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The best tool against the fear of missing out.

Among all the Google products, Google Alerts is perhaps one of the least known, but definitely one of the most powerful. It taps into Google’s endless crawling of the web—done to power its search engine—but flags up terms as they’re indexed, not when you get around to looking for them. Think of it as Google results coming to you.

Instead of running a search every day to see if your favorite band is touring, for instance, or to see if any new rumors have been reported about the new iPhone, you can sit back while those stories get straight into your inbox.

How to set up a Google Alert

Setting up Google Alerts is easy and straightforward. From your computer or mobile device, head to the Google Alerts page, and sign in with your Google account if you haven’t already.

Type the search phrase or words you want to keep tabs on into the Create an alert about… box at the top of the screen. Note that you can use the standard search operators here, the same you would use when searching on Google—quotation marks around a phrase will match that exact phrase; a plus symbol in front makes sure your search will always include that word, and a minus symbol in front of a word tells Google to return matches that don’t include it. So, entering “dolphins -miami” would get you results about the aquatic mammal but not the football team, for example.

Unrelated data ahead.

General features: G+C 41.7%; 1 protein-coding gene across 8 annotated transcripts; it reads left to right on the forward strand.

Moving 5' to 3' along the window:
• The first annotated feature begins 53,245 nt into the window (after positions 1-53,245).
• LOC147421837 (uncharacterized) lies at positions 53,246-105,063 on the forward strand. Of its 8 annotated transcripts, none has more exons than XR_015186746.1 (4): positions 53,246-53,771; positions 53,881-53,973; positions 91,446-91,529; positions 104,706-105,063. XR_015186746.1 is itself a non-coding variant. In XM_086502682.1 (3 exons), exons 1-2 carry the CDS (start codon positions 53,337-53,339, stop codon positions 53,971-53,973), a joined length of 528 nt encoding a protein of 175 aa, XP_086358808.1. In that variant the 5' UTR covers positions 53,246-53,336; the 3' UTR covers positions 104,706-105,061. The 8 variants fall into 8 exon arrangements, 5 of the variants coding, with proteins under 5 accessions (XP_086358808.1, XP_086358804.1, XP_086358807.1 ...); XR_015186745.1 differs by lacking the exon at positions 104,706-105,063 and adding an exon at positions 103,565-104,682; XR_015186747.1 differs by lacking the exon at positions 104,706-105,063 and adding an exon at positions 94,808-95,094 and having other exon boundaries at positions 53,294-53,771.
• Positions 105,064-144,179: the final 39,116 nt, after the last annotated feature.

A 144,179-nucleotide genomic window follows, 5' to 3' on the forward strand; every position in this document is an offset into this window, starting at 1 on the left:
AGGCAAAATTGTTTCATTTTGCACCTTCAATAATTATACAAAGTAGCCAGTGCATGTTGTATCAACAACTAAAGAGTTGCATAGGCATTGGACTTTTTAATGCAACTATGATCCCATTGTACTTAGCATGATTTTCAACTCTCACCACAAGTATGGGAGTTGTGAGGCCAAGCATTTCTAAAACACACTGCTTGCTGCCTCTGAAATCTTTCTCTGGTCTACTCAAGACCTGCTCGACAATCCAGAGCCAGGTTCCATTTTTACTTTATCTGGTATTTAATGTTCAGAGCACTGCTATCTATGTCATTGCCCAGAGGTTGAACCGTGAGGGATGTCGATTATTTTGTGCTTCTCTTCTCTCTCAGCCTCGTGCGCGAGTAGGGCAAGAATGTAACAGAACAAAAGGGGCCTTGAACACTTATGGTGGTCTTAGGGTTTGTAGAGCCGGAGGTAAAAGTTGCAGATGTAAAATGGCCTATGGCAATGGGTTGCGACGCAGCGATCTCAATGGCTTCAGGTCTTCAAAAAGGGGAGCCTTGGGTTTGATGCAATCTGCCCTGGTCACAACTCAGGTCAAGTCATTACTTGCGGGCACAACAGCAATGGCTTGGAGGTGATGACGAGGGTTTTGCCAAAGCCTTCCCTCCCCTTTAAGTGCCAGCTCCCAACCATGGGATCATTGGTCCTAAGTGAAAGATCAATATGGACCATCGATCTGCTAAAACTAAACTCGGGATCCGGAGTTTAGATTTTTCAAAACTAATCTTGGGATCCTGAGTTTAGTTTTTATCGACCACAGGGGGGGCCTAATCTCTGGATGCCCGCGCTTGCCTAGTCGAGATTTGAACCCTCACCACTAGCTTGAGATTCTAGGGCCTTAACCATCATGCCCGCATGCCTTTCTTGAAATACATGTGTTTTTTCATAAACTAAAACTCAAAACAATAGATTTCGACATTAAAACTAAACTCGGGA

As you type, sample results will appear so you know if you need to further refine your search. When you’ve got an alert you’re happy with, choose Show Options. Here you can choose how often your alerts appear, and whether you want to see all the results to your query, or only the most relevant. The latter option takes into account several factors, including the site it was published on, and how many times people click on it, among others. This option is much more helpful if you’re looking for something that returns a lot of hits.

When you’re happy, select Create Alert, and the results will start arriving in your inbox as frequently as you want (as they’re found, once a day, or once a week). Once you create your alerts, you can go to the Google Alerts page to modify or remove it.

Some trial and error might be required to find the right balance between getting overwhelmed with results and not getting any at all, but you should quickly get a feel for how specific you need to make your search terms and how often you need to receive your various Google Alerts.

Searching on Google is easy, but you know what’s easier? Having Google do the searching for you.David Nield

1. Important news topics

Google Alerts are ideal for keeping in touch with news stories, especially on topics that don’t often make the headlines. Maybe you’re interested in archaeological digs in one part of the world, or a specific type of art, or in a certain fashion trend—Google Alerts can bring articles on these topics straight to you.

2. Your favorite bands, shows, and authors